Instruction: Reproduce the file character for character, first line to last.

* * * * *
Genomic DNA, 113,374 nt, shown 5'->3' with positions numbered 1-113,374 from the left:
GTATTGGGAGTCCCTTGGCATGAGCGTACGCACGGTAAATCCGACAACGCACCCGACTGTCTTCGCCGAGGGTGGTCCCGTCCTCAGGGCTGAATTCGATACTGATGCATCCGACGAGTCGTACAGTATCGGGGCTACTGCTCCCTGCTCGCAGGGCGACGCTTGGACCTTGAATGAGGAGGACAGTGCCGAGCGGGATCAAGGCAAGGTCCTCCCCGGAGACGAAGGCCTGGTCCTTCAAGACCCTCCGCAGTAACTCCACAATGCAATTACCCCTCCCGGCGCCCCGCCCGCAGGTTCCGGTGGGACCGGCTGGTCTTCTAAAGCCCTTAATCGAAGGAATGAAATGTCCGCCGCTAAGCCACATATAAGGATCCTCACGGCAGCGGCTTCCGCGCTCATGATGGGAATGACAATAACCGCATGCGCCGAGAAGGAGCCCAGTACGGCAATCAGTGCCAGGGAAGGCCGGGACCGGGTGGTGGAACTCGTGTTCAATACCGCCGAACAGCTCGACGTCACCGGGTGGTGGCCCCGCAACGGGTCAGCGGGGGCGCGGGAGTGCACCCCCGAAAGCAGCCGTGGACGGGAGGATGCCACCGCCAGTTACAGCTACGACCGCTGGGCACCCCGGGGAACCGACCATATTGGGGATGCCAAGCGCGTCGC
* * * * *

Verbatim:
Genomic DNA, 113,374 nt, shown 5'->3' with positions numbered 1-113,374 from the left:
GTATTGGGAGTCCCTTGGCATGAGCGTACGCACGGTAAATCCGACAACGCACCCGACTGTCTTCGCCGAGGGTGGTCCCGTCCTCAGGGCTGAATTCGATACTGATGCATCCGACGAGTCGTACAGTATCGGGGCTACTGCTCCCTGCTCGCAGGGCGACGCTTGGACCTTGAATGAGGAGGACAGTGCCGAGCGGGATCAAGGCAAGGTCCTCCCCGGAGACGAAGGCCTGGTCCTTCAAGACCCTCCGCAGTAACTCCACAATGCAATTACCCCTCCCGGCGCCCCGCCCGCAGGTTCCGGTGGGACCGGCTGGTCTTCTAAAGCCCTTAATCGAAGGAATGAAATGTCCGCCGCTAAGCCACATATAAGGATCCTCACGGCAGCGGCTTCCGCGCTCATGATGGGAATGACAATAACCGCATGCGCCGAGAAGGAGCCCAGTACGGCAATCAGTGCCAGGGAAGGCCGGGACCGGGTGGTGGAACTCGTGTTCAATACCGCCGAACAGCTCGACGTCACCGGGTGGTGGCCCCGCAACGGGTCAGCGGGGGCGCGGGAGTGCACCCCCGAAAGCAGCCGTGGACGGGAGGATGCCACCGCCAGTTACAGCTACGACCGCTGGGCACCCCGGGGAACCGACCATATTGGGGATGCCAAGCGCGTCGC